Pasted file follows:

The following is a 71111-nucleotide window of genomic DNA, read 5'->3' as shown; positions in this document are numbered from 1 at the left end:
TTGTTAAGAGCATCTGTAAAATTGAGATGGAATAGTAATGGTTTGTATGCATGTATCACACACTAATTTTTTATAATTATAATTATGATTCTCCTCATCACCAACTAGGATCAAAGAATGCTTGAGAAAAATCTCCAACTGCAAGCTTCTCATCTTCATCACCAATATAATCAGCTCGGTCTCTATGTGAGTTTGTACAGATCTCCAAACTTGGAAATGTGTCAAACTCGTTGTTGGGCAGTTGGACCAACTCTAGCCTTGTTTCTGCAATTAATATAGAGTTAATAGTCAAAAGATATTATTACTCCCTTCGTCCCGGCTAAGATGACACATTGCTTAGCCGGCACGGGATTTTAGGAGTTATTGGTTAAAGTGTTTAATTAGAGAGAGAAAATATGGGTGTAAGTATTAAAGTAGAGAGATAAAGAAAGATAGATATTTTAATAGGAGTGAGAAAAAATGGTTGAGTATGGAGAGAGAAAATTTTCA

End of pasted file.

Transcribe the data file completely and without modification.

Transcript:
The following is a 71111-nucleotide window of genomic DNA, read 5'->3' as shown; positions in this document are numbered from 1 at the left end:
TTGTTAAGAGCATCTGTAAAATTGAGATGGAATAGTAATGGTTTGTATGCATGTATCACACACTAATTTTTTATAATTATAATTATGATTCTCCTCATCACCAACTAGGATCAAAGAATGCTTGAGAAAAATCTCCAACTGCAAGCTTCTCATCTTCATCACCAATATAATCAGCTCGGTCTCTATGTGAGTTTGTACAGATCTCCAAACTTGGAAATGTGTCAAACTCGTTGTTGGGCAGTTGGACCAACTCTAGCCTTGTTTCTGCAATTAATATAGAGTTAATAGTCAAAAGATATTATTACTCCCTTCGTCCCGGCTAAGATGACACATTGCTTAGCCGGCACGGGATTTTAGGAGTTATTGGTTAAAGTGTTTAATTAGAGAGAGAAAATATGGGTGTAAGTATTAAAGTAGAGAGATAAAGAAAGATAGATATTTTAATAGGAGTGAGAAAAAATGGTTGAGTATGGAGAGAGAAAATTTTCA